Then, on November 9, it was confirmed data had been leaked.

The hackers, who claimed to have spent a month rummaging around Medibank’s systems, posted what they’ve called “naughty” and “nice” lists of health records, with the “naughty” list including people who’ve sought treatment for things like addiction and eating disorders. And they claim they’ve only started releasing the stolen information.

The hackers have also published emails they sent and received with Medibank while negotiating over the ransom. The emails, if they’re authentic, show the hackers refusing to name themselves except to say they’re with an “affiliate group.” Security researchers have dubbed the group BlogXX, which is a partial name of the onion address where the stolen data has been published. Oddly enough, the domain used to be run by the Russian-based REvil ransomware gang, though it’s not clear if some of the hackers are the same.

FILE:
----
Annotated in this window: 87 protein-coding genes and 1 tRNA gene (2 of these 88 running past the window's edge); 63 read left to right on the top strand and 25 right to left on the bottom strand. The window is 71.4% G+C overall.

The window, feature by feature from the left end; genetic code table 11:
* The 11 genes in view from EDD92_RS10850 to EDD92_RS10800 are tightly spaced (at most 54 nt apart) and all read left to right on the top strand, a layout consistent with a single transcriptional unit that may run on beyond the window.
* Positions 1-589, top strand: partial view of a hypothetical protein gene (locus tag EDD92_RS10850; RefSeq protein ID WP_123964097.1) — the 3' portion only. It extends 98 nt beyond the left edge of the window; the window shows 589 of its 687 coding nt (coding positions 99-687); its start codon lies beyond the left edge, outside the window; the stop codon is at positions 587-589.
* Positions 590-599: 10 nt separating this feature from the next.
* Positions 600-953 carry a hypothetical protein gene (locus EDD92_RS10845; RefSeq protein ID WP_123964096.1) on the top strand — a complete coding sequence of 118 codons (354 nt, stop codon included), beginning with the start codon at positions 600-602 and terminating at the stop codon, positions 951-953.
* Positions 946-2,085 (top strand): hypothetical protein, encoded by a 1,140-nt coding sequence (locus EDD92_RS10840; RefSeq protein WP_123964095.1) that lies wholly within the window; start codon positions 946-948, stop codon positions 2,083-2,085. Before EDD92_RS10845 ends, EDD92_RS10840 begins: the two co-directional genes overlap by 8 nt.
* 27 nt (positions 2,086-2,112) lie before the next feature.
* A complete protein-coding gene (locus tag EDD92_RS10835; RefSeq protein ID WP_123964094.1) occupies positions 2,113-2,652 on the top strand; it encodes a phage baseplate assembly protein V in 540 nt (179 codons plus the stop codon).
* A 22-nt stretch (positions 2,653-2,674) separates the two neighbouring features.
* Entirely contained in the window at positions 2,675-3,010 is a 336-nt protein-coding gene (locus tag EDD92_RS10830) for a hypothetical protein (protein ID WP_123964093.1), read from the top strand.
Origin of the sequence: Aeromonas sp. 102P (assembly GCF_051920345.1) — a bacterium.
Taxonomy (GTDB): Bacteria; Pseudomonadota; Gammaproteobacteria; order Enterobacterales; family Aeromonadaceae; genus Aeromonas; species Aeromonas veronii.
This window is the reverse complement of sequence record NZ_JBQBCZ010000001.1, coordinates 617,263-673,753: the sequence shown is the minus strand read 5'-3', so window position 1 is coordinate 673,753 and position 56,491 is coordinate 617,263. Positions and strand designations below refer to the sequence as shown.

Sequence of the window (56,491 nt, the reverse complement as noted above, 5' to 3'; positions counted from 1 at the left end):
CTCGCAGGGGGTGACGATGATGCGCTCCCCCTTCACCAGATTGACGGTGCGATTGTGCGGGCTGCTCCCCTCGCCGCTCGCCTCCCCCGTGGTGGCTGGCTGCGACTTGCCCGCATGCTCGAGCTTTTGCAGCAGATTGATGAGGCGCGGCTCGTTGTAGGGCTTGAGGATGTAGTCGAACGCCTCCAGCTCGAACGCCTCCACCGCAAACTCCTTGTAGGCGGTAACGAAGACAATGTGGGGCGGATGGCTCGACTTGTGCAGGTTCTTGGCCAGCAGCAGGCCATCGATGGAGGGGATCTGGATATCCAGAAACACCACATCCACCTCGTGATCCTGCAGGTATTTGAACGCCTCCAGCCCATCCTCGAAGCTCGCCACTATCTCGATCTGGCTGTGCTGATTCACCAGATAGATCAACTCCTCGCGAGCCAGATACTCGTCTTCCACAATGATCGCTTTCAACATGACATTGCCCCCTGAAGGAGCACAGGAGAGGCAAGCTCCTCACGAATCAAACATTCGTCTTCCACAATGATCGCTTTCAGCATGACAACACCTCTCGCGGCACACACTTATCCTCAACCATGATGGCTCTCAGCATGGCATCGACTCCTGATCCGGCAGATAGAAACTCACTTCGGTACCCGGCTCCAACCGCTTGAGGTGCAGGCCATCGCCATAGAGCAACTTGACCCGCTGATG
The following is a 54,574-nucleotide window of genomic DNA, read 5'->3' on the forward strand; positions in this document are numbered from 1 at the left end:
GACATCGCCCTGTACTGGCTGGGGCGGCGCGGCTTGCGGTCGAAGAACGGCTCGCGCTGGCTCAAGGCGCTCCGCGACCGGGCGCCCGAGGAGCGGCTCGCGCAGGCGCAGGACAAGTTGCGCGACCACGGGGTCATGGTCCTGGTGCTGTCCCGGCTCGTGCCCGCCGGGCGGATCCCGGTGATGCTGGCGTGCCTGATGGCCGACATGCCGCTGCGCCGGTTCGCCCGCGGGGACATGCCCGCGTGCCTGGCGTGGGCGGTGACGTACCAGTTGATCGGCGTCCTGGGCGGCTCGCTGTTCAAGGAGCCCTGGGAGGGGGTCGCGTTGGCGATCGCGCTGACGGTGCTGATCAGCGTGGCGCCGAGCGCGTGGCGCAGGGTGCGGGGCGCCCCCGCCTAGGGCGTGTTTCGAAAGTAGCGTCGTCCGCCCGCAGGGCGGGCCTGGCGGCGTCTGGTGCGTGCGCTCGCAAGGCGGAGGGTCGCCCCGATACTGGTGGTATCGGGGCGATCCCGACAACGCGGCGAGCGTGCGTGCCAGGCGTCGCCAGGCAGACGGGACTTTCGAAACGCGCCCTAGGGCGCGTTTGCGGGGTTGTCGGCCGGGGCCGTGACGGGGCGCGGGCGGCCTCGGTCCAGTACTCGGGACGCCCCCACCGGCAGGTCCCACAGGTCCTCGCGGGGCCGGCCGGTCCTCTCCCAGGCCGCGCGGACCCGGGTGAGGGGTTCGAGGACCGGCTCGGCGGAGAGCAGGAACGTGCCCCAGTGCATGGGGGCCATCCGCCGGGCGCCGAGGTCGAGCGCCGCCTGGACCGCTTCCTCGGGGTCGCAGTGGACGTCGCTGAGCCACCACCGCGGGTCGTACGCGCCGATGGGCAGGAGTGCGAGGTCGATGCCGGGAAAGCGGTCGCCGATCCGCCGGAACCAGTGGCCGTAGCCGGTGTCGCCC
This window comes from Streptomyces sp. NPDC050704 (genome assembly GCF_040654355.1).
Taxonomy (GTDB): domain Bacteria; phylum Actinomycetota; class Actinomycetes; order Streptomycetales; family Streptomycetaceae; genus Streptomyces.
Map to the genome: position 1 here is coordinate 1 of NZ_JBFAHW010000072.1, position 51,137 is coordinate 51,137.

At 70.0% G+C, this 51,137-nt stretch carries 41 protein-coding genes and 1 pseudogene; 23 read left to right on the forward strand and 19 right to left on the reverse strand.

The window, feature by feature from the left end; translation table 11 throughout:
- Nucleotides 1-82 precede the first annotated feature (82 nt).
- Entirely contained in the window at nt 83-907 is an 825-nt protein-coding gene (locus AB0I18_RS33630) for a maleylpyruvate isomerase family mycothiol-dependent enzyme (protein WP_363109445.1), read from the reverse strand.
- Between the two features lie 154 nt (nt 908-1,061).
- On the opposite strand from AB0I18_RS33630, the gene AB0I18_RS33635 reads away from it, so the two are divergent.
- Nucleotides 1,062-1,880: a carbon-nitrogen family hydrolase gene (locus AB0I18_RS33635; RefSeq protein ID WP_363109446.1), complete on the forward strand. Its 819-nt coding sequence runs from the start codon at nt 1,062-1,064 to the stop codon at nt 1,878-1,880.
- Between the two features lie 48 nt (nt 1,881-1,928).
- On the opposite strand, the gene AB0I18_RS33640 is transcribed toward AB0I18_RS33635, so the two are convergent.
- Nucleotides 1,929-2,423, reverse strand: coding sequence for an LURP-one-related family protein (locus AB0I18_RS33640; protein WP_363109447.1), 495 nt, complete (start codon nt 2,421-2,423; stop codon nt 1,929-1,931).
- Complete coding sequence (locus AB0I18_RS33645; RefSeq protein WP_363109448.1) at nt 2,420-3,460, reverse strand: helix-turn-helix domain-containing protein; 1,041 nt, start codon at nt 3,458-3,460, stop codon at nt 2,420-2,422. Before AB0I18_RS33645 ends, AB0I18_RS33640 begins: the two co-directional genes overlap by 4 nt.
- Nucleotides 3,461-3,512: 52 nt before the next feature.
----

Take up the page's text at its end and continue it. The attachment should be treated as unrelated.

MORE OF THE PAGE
In one of the email exchanges published by the hackers, a representative from Medibank asks how they know the hackers will actually delete the data if they pay the ransom.

“We are doing business, even if it is not legal, and we are worried about our reputation. This is the key to payments,” the response from the hackers reads.

“We are interested in getting money, not destroying your company,” the hackers continued.

Whatever their intention, these hackers behind the cyber attack have now put out Medibank information that could be used to destroy the lives of regular people who may be struggling with any range of mental health and addiction issues.

In the days following Medibank refusing to pay a ransom, the health claims of hundreds of Medibank customers had been posted on the dark web, including claims related to the termination of pregnancy, harmful use of alcohol and treatment for drug use.

It was also revealed back in January that potential health insurance customers who requested quotes with ahm have also been caught up in the data breach.